It is said in the books that increasing the levels of quantisation codes in Pulse Code Modulation, or in other words increase the number of bits, could give a better signal.

I understand that having a higher number of bits can represent a value closer to the voltage of the original signal sent out. However, I don't understand how by just increasing the levels could give a better signal if the sampling rate remains constant.

I have a feeling that the sampling rate would affect more on the quality of the signal than increasing the number of levels or bits. Higher sampling rate takes more samples from the original signal to form another signal closer to it.

It's like so what if I had 64 bits if my sampling rate isn't high enough. Then increasing the number of bits will not affect anything to the sampled signal, will it? Is there a relationship between the sampling rate and the number of levels/bits during PCM quantisation that at one point, increasing either one of them(sampling rate or levels) will not do any difference until the other is being increased?


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The solid lines in the graph follow the squares (i.e. have low resolution, for instance 8-bit), while the dashed lines have about 3 bits higher resolution, giving 8 levels per square. We see that the dashed line follows the curve closer than the solid line, even when the sampling rate doesn't change; we have 1 sample per 2 squares for both curves.

The sample rate is dictated by the Nyquist/Shannon sampling theorem, which says that you have to sample at least at twice the highest frequency in your signal. For audio we usually assume 20kHz as the higher limit, and so the CD's 44.1ksps (k samples per second) is sufficient to reproduce the audio signal. How accurate depends on the number of bits. The 11-bit sampled signal will follow the 8-bit signal more closely, and a 16-bit signal will do even better. Even at the same 44.1ksps a 64-bit resolution will still do better (even if in practice this is impossible to achieve).
So it all depends on what level of accuracy you expect. An 8-bit signal will not be acceptable for HiFi, but higher than 16-bit does not give an audible improvement.

  • \$\begingroup\$ Thanks! I'm a little confused with the last sentence. Why wouldn't higher than 16-bit given an audible improvement when it provides a higher resolution and should give a signal that is closer to the original signal? \$\endgroup\$ – xenon Sep 20 '11 at 3:33
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    \$\begingroup\$ @xEnOn - Because you can't hear it. In blind tests a 20-bit signal doesn't sound any better than a 16-bit signal. You simply can't hear the difference. OTOH you can hear the difference between an 8-bit signal and a 16-bit signal. \$\endgroup\$ – stevenvh Sep 20 '11 at 5:53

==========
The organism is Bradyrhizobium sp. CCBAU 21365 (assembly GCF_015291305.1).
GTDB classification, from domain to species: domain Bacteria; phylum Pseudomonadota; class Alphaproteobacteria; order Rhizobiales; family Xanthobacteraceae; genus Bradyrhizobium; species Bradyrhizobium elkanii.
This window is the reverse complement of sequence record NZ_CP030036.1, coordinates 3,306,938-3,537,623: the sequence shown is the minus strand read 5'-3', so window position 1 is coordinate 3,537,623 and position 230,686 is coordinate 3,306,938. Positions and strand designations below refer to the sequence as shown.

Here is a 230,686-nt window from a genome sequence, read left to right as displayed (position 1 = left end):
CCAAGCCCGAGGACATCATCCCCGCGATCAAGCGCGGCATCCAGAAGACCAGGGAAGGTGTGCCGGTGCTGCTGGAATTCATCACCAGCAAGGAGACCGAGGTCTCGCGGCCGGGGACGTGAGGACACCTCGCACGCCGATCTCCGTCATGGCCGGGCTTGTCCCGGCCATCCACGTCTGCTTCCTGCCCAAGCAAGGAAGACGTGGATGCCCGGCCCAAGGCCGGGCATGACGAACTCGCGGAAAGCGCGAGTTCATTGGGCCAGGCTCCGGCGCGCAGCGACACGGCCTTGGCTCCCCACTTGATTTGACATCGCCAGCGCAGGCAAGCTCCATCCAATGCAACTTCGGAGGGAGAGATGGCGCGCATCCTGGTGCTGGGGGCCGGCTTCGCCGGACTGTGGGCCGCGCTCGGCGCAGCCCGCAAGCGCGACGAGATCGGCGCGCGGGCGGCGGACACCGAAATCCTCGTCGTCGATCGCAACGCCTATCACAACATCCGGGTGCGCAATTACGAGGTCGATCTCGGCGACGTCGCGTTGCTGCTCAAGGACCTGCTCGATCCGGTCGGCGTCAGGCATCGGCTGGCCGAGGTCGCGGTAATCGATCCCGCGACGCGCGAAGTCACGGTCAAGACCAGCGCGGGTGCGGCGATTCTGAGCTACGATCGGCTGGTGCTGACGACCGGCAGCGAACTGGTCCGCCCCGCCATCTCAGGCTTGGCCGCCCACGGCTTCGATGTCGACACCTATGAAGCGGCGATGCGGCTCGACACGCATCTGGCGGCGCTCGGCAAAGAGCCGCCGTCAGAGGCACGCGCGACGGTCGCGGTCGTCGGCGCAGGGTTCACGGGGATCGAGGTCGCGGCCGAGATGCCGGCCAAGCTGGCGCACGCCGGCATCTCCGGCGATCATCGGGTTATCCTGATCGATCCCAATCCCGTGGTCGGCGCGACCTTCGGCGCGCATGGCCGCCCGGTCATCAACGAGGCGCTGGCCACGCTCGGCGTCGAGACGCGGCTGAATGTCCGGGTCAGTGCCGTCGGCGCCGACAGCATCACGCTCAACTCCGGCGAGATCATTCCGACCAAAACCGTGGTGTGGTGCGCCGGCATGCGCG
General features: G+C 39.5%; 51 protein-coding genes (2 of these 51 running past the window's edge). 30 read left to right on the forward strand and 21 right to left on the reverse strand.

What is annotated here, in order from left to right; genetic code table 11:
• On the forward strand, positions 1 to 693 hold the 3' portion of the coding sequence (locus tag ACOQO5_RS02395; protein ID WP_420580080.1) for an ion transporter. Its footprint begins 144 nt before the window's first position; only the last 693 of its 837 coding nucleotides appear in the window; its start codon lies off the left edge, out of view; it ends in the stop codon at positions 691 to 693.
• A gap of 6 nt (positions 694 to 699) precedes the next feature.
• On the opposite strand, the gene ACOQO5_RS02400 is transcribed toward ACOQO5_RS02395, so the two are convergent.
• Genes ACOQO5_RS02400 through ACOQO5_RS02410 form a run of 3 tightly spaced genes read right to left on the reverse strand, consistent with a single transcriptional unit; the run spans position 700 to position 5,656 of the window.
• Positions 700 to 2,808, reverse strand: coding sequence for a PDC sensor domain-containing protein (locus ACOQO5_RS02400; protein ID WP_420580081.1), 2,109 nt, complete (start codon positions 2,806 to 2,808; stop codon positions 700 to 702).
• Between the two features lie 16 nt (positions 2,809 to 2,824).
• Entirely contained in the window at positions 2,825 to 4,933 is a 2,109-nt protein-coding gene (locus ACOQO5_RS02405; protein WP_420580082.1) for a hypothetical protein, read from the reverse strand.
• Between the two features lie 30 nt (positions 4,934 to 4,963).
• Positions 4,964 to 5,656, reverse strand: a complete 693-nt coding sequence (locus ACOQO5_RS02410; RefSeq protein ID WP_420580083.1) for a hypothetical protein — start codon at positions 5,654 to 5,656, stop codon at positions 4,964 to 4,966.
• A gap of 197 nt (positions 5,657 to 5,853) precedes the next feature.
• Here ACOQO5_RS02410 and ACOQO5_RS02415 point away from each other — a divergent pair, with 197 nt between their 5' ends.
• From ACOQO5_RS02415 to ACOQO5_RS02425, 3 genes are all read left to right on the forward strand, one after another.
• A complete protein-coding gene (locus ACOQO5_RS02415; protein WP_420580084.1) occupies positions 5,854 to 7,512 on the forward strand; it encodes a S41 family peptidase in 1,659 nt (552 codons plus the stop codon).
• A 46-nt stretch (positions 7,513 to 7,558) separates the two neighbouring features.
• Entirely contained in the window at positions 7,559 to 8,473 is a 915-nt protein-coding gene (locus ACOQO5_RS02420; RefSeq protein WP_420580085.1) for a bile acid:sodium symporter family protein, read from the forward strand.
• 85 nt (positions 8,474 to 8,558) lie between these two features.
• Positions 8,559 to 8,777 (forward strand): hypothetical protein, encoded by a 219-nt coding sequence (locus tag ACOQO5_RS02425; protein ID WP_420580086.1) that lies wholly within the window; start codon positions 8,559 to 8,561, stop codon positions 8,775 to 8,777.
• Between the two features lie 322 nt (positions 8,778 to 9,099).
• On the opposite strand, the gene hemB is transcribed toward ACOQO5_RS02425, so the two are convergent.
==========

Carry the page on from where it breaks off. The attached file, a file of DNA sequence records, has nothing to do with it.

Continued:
You need to read up on signal theory.

You are confusing two concepts, bandwidth and signal to noise ratio. Both contribute to the maximum amount of information a stream of samples can carry.

As Steven already pointed out, bandwidth is directly related to the sample rate. You simply can't unambiguously represent frequencies in the sampled stream above 1/2 the sampling frequency.

The number of bits/sample tells you the maximum signal/noise ratio the sample stream has. At best, the samples stream will be bounded to +- 1/2 LSB error per sample, for a total ambiguity of 1 LSB. If N is the number of bits/sample, then this signal to noise ratio is 2^N. Since a factor of 2 is 6.02 dB, the inherent signal to noise ratio when sampling with N bits is N*6.02 dB. For example, with 8 bits/sample the signal to noise ratio due to quantization noise alone is 48 dB. With 16 bit samples it's 96 dB. Any noise in the original signal adds to the quantization noise, lowering the overall signal/noise ratio.

Whether increasing the number of bits or the sample rate is useful depends on the properties of the signal you are trying to reproduce. You can sample at 8 kHz (with the appropriate anti-aliasing filters) and 6 bits and get understandable voice although it will have obvious noise on it. Sampling at 8 bits will make it noticeably better, but still with noticeable noise. Sampling at 16 bits will effectively make the noise dissappear for most purposes. At this point the digital stream is representing the voice about as well as it can, and with proper playback equipment most people would consider that a high quality recording. However, if you did the same with a music track it would sound mushed out and obviously missing the high tones. No amount of wider sampling will fix that. You need to increase the sampling rate to above 40 kHz at least (again, with good filters before the sampling) to get "Hi Fi" audio. 8 bit sampling at 50 kHz will have audible quantization noise, but might be more appropriate for some sound sources when the high frequencies matter.


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